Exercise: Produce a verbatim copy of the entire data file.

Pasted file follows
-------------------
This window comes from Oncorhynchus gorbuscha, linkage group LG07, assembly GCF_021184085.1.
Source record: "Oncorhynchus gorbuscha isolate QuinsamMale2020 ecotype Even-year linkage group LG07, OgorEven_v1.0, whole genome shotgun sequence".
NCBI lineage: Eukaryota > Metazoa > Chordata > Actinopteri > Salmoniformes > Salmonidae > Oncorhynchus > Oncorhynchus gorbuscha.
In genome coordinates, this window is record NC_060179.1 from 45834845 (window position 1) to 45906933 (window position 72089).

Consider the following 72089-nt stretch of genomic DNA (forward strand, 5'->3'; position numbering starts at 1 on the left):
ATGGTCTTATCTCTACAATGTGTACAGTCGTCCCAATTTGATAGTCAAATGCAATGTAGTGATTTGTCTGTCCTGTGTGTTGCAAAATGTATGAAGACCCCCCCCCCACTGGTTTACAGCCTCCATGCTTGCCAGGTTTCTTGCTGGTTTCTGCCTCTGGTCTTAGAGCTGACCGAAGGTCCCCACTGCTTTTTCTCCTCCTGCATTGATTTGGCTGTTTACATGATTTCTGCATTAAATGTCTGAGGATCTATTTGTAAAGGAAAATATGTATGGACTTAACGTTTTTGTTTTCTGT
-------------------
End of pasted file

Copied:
This window comes from Oncorhynchus gorbuscha, linkage group LG07, assembly GCF_021184085.1.
Source record: "Oncorhynchus gorbuscha isolate QuinsamMale2020 ecotype Even-year linkage group LG07, OgorEven_v1.0, whole genome shotgun sequence".
NCBI lineage: Eukaryota > Metazoa > Chordata > Actinopteri > Salmoniformes > Salmonidae > Oncorhynchus > Oncorhynchus gorbuscha.
In genome coordinates, this window is record NC_060179.1 from 45834845 (window position 1) to 45906933 (window position 72089).

Consider the following 72089-nt stretch of genomic DNA (forward strand, 5'->3'; position numbering starts at 1 on the left):
ATGGTCTTATCTCTACAATGTGTACAGTCGTCCCAATTTGATAGTCAAATGCAATGTAGTGATTTGTCTGTCCTGTGTGTTGCAAAATGTATGAAGACCCCCCCCCCACTGGTTTACAGCCTCCATGCTTGCCAGGTTTCTTGCTGGTTTCTGCCTCTGGTCTTAGAGCTGACCGAAGGTCCCCACTGCTTTTTCTCCTCCTGCATTGATTTGGCTGTTTACATGATTTCTGCATTAAATGTCTGAGGATCTATTTGTAAAGGAAAATATGTATGGACTTAACGTTTTTGTTTTCTGT